Net neutrality was a power grab by the government in an attempt to deplatform the views they disliked. And they do that through the FCC and provisions of fighting against foreign propaganda. They can accuse news media they don't like of being Russian agents, and use the regulatory powers of the FCC to censor the content they deem as a threat to their power. They would do this without oversight by establishing an independent agency called the "Global Engagement Center". Then actions would be taken against such content through the FCC. Since all these organizations are set up as independent from government, they don't answer to congress. Not to mention they would do this without due process since no charges would ever have to be filed; just threaten the ISPs with the risk of losing their licenses. It's McCarthyism to a T.

And all this could only happen by turning ISPs from independent businesses, into government sanctioned and licensed common carriers. Which is what we know as "net neutrality", or "title 2 of the federal communications act". Remember, they use the easily provable lie about "Russia Russia Russia" to censor ideas they disagree with.

Here is the NDAA 2017, signed by Obama... Flip to page 1438. http://docs.house.gov/billsthisweek/20161128/CRPT-114HRPT-S2943.pdf

The idea that Net Neutrality is for protecting against packet shaping is patently ridiculous. Firstly, because packet-shaping and zero-rating has not been stopped since 2015; ISPs still do it. So what was the point of Net Neutrality? Secondly, because ANYONE can get around packet-shaping by installing readily available and FREE VPNs on their computers and/or routers. Thirdly, the fear that ISPs will hold edge-providers for ransom with fast lanes and slow lanes would fall apart pretty quickly. There are hundreds of ISPs in the US... and no edge-provider would pay up such ransom to an ISP, because then they would end up having to pay the ransom to hundreds of ISPs.

Every instance of edge-providers being held for ransom has been stopped by EXISTING laws, protected by the Federal Trade Commission (not the FCC), which oversees anti-competitive and monopolistic practices. Specifically article 1 and 2 of the Sherman Act. Net Neutrality was sold to the public as an effort to stop anti-monopolistic practices of the ISPs... by moving regulation of the internet from the FTC (the organization that handles anti-monopolistic practices) to the FCC (an organization that does NOT handle anti-monopolistic practices)? It doesn't make any sense on a logical level. The truth of the matter is the FCC does not stop monopolies, it actually enforces them; through the practice of licensing (common carriers)... think about how the FCC has created government sanctioned monopolies in the cable industry.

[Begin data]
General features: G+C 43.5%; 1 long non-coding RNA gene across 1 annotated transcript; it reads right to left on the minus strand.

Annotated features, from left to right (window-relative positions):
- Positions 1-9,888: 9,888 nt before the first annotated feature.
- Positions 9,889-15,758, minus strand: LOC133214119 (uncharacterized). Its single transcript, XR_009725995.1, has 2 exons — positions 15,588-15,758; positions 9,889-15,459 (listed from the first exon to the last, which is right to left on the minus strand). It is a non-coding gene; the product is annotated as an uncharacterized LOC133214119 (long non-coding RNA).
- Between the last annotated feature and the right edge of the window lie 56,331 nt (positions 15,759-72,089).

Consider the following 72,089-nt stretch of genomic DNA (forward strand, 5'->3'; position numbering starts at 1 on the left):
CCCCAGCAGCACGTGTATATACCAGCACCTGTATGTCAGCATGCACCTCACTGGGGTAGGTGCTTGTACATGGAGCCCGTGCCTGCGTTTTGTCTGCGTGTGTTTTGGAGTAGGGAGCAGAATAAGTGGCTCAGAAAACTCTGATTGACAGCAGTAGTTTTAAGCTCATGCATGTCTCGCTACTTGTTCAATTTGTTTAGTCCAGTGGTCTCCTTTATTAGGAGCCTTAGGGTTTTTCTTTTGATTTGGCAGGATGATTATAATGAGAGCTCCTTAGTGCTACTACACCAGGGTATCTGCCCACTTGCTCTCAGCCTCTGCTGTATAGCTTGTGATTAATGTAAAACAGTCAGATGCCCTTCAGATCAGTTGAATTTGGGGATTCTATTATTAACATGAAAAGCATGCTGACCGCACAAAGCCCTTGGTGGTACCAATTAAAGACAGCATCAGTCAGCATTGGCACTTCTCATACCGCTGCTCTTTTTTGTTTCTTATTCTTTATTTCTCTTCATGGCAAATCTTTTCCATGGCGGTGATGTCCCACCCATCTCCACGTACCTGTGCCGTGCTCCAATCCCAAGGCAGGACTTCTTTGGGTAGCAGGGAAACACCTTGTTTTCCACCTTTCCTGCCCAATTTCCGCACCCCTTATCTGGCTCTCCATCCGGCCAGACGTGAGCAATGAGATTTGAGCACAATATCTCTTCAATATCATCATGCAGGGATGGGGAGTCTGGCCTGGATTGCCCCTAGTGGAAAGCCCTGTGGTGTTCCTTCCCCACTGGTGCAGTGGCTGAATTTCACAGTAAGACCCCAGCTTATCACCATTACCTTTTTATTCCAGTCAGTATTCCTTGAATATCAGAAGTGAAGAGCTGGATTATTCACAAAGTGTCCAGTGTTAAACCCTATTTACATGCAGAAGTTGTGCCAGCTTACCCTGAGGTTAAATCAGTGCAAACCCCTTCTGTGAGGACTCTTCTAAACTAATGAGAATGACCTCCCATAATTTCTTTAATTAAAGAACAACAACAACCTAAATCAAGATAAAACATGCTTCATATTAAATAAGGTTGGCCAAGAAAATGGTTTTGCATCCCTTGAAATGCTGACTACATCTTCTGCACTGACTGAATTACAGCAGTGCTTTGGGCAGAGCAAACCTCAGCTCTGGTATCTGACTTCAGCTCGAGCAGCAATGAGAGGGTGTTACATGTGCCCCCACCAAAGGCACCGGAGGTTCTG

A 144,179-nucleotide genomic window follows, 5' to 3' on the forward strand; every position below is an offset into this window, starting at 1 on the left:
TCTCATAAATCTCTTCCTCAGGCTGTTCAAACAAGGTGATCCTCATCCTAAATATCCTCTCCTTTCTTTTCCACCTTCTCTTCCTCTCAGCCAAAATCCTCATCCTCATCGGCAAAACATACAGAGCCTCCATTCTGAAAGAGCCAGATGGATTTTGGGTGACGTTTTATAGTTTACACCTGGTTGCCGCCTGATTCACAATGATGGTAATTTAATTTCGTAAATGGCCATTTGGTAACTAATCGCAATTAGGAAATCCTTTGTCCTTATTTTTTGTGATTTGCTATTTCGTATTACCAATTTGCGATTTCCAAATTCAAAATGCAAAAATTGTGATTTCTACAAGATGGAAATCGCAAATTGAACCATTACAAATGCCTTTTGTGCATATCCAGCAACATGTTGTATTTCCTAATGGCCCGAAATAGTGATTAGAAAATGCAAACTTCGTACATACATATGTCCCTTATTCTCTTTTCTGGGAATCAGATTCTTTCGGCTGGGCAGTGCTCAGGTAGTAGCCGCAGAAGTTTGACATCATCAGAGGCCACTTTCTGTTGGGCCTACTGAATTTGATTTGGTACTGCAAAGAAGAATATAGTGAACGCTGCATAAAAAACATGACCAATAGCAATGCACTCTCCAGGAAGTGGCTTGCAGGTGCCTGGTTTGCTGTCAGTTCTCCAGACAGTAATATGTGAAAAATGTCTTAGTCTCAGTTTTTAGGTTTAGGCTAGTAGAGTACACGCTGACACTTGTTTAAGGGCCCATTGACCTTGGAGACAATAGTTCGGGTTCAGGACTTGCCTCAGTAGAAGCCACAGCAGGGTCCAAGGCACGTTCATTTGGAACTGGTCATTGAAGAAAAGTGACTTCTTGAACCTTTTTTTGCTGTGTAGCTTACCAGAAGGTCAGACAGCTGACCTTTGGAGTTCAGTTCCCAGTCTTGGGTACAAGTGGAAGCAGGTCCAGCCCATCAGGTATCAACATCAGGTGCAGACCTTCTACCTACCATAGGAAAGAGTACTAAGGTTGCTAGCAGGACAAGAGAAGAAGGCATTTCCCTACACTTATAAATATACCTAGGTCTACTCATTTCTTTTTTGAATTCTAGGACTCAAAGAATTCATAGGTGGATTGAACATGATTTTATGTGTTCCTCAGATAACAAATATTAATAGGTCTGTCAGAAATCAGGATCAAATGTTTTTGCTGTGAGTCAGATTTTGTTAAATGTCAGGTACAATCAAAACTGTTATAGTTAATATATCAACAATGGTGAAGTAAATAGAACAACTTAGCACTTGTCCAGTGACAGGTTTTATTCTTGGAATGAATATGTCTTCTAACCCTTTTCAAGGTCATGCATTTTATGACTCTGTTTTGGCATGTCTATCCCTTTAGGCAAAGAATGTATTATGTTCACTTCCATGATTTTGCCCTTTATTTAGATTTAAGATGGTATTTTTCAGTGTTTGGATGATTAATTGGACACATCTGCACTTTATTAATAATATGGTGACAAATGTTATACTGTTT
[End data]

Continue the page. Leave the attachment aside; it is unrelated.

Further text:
Ajit Pai's move to destroy Net Neutrality, actually returns regulatory power of the internet to the FTC. The truth of the matter is Net Neutrality was passed in 2015, but had not actually yet been implemented. This vote was a last minute attempt to repeal Net Neutrality before it officially began enforcement at the end of THIS year. So the FCC voted to keep the internet as it is now, and not change it based on a power grab from the Obama administration.
Interesting post. It really is a battle to keep the public from taking words at face value. Just because your government claims that a bill is "Net Neutrality", i.e. some kind of pro "open internet" act, you do actually have to read the content of the act to know if that's true, and it's not something else. They're not going to call the "Patriot Act" the "violation of 4th amendment act", after all.

People seem to have so rapidly put their trust in the government on this one, and so soon after Snowden showed who the real villain was on the internet. How quickly people want to pretend once again that the government isn't / wasn't up to no good in this area, and that the corporations as a group are the real bad guys.

Well it hasn't been since the East India Company that an individual corporation has the power of a state. So it seems a bit more healthy suspicion is indicated, especially after learning the fact that the state is still monitoring and has access to every communication you make online (especially British people, for instance, who have no 4th amendment, and as Snowden put it "where we could run queries [on domestic citizens] all day [without warrants]").